NEW YORK (Reuters) - A former human resources consultant from Atlanta who admitted to participating in a $1.1 million insider trading scheme with a film producer avoided prison on Tuesday, as a federal judge rejected prosecutors’ request for him to be incarcerated.
Federal prosecutors in Manhattan had argued that a sentence of 37 to 46 months was reasonable for Scott Allen, who worked at the large human resources consulting firm Mercer Inc prior to his 2011 arrest.
But U.S. District Judge Deborah Batts cited Allen’s “charitable service and good works” and his family responsibilities in imposing no prison time and ordering him with the producer, John Bennet, to forfeit $1.18 million.
Allen, 49, in court apologized for his conduct.
“I made the most tragic mistake in my life eight years ago,” he said. “I take full responsibility for my actions.”
Allen pleaded guilty in 2012 to conspiracy and securities fraud charges, admitting that he provided tips about drug-company mergers that Mercer was consulting on to Bennett, a film producer and former investment professional.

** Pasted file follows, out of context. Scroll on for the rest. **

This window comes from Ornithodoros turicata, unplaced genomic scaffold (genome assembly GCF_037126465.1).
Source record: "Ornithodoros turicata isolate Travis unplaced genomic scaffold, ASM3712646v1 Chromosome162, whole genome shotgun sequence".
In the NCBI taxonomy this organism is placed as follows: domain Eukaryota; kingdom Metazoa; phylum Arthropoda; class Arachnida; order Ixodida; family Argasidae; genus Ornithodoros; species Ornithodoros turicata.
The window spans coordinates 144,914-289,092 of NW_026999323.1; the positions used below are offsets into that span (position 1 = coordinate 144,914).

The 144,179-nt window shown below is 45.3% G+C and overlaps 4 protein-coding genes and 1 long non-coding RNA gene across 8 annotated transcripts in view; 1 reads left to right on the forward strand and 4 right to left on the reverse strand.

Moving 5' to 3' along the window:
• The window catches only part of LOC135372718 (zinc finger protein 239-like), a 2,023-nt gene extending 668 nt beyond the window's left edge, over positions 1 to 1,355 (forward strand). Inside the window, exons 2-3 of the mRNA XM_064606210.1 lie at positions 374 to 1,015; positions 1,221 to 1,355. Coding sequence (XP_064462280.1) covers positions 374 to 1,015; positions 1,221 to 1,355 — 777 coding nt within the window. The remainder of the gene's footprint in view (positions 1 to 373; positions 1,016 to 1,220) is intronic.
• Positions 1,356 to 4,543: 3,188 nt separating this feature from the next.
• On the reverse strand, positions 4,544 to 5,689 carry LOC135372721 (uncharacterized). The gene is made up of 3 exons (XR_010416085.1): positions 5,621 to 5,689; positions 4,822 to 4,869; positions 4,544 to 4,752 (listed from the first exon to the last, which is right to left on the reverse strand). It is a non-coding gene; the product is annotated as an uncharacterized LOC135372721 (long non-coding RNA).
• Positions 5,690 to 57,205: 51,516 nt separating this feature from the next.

His plea came amid a string of cases against dozens of people by the office of Manhattan U.S. Attorney Preet Bharara in a campaign against insider trading.
Prosecutors said Allen tipped Bennett about Takeda Pharmaceutical Co Ltd’s $8.8 billion acquisition of Millennium Pharmaceuticals Inc in 2008 and Dainippon Sumitomo Pharma Co Ltd’s $2.6 billion deal for Sepracor Inc in 2009.
The tips enabled Bennett to make made more than $1.1 million making illegal trades ahead of the merger announcements, prosecutors said.
In exchange, prosecutors said, Bennett shared a cut of his profits with Allen, who received more than $100,000 in cash.
Bennett pleaded guilty in 2011. He was sentenced last month to time served.
Allen’s sentencing had been delayed after he uncovered two criminal schemes at Brightlink Communications, an Atlanta-based telecommunications company, which hired him in 2011 after his indictment.
In court papers, Allen’s lawyer, Brian McEvoy, said his client discovered in 2012 that Brightlink CFO Clive Marsh was “conducting a large-scale scheme to embezzle company funds,” and contacted the Federal Bureau of Investigation.
Marsh pleaded guilty in 2013 to wire fraud and was sentenced to 46 months in prison.
Allen has since 2013 meanwhile assisted the FBI in an ongoing probe of a “potentially large-scale cyber fraud ring,” McEvory wrote, after discovering someone hacked Brightlink’s network.
The case is U.S. v. Allen, U.S. District Court, Southern District of New York, No. 11-0997.
Reporting by Nate Raymond in New York; Editing by Bernard Orr
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